## mlddmlnog Group Title let f and g be differentiable functions such that f(1)=2 f'(1)=3 f'(2)=-4 g(1)=2 g'(1)=-3 g'(2)=5 if h(x)=f(g(x)), then h'(1)=? one year ago one year ago

1. mlddmlnog Group Title

2. mlddmlnog Group Title

@zepdrix

3. zepdrix Group Title

So you have to kind of remember the DEFINITION of the chain rule for this one.

4. zepdrix Group Title

$\large h(x)=f(g(x))$The chain rule will produce this.$\large h'(x)=f'(g(x))\cdot g'(x)$

5. mlddmlnog Group Title

oh.. wait. i'll try to do it myself now. thank you for giving me a start! :)

6. mlddmlnog Group Title

yay i got it :)

7. zepdrix Group Title

yay

8. mlddmlnog Group Title

here i the next one that's kind of similar to this. but i don't get. If $f(x)=x ^{3}+3x ^{2}+4x+5$ and g(x)=5, then g(f(x))=?

9. zepdrix Group Title

Hmmmmm....

10. mlddmlnog Group Title

11. zepdrix Group Title

So here is how a composition of functions works. Everywhere you see an x, you replace it with f(x). Example:$\large \color{orangered}{f(x)=2x}$$\large g(\color{cornflowerblue}{x})=\color{cornflowerblue}{x}+3$ $\large g(\color{orangered}{f(x)})=\color{orangered}{f(x)}+3$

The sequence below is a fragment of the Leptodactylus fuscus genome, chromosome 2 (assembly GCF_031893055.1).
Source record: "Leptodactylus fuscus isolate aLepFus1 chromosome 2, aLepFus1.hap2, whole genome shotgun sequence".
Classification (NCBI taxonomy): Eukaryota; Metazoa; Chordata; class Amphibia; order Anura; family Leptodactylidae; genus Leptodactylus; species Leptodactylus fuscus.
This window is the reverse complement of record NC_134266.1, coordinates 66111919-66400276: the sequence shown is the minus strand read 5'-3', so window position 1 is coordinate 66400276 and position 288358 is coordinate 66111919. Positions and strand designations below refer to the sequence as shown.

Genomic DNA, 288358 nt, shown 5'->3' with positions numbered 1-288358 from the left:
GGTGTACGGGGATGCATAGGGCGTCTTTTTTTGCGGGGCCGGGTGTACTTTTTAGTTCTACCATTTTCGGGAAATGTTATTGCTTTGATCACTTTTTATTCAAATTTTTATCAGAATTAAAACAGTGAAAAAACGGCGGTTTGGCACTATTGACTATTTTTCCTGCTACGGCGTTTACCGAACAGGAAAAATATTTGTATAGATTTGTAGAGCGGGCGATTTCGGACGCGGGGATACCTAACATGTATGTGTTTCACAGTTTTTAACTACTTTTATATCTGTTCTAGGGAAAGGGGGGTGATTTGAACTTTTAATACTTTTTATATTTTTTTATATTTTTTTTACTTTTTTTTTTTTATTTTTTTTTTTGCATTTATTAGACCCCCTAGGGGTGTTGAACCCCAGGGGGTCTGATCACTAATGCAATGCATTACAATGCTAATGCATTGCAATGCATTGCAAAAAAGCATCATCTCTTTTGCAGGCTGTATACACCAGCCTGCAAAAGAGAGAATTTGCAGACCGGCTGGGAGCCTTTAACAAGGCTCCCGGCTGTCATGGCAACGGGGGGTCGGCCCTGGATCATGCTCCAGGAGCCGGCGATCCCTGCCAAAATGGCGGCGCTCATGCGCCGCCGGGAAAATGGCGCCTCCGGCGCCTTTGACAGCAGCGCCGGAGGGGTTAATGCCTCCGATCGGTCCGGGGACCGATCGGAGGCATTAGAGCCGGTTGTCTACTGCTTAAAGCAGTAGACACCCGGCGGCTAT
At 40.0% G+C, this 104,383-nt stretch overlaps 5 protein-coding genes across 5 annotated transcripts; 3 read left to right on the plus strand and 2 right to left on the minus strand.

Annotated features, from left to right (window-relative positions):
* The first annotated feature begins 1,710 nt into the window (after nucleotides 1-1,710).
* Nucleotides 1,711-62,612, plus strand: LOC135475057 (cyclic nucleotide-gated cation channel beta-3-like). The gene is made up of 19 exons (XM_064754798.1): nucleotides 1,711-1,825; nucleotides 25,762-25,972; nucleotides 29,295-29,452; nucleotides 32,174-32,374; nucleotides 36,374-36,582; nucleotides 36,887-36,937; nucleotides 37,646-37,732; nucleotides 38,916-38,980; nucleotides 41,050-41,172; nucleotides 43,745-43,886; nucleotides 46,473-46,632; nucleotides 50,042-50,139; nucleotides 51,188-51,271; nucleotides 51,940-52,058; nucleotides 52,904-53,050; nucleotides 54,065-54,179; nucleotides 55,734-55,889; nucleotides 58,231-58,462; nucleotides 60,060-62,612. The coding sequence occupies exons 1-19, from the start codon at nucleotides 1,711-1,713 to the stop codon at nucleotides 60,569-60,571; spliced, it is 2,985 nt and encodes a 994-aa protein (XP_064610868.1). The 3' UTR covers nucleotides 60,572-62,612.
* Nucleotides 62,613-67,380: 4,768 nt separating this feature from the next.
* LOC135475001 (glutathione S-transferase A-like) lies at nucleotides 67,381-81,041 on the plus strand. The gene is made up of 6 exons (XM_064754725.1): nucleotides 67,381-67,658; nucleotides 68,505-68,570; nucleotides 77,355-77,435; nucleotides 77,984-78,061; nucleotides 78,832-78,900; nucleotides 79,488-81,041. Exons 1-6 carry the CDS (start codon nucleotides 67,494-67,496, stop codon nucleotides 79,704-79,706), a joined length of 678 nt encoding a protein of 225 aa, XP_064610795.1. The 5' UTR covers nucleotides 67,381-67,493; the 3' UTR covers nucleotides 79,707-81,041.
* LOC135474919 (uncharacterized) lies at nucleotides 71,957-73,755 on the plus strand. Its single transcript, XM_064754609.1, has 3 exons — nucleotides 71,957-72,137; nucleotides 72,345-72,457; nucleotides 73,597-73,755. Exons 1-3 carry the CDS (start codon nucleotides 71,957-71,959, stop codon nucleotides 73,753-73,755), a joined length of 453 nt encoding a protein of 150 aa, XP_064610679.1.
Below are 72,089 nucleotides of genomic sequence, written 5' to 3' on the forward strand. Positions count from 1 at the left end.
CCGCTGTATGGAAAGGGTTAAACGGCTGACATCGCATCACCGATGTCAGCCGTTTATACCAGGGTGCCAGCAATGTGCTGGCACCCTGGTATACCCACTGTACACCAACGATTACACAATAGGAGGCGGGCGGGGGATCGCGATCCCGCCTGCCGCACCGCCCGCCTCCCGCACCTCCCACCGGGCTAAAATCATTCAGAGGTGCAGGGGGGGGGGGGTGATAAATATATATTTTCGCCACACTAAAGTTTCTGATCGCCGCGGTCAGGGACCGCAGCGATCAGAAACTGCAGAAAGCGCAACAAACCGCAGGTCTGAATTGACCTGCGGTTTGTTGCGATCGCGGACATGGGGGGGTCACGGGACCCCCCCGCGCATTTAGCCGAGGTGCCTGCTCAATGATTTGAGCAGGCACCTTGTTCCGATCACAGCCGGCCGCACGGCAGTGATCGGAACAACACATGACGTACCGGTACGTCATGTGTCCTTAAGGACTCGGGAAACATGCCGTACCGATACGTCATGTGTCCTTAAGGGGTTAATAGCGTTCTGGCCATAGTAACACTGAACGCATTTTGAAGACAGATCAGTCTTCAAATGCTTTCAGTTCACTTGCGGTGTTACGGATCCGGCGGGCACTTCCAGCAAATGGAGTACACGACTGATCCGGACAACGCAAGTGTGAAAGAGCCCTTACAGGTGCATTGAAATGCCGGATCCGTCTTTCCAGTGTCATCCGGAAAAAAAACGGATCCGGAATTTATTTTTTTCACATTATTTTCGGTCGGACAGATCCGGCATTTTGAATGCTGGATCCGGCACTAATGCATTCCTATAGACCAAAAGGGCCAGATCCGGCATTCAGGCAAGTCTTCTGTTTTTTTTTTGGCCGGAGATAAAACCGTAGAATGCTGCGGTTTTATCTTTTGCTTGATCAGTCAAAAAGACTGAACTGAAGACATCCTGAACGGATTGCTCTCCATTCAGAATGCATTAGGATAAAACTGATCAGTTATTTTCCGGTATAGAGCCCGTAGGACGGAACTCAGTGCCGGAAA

12. zepdrix Group Title

In the problem we've been given, the function $$g(x)$$ is CONSTANT. There are no x's! So when we plug f(x) into it, it should give us the same answer, because g(x) is always 5. Always constant. You could do the composition thing I explained earlier and it might make sense. If you try to plug in f(x) for any x's in g, you'll see that you have nowhere to actually plug it in.

13. zepdrix Group Title

Is your teacher any good? Because so far I'm really really disliking these problems. None of them are straight forward. It just feels like he gave you a list of puzzles to work on.

14. mlddmlnog Group Title

haha yes. she loves these types of questions. -_____- all of her questions are like this. making our brains explode. it literally takes me like 8 hours to do hw. it's insane.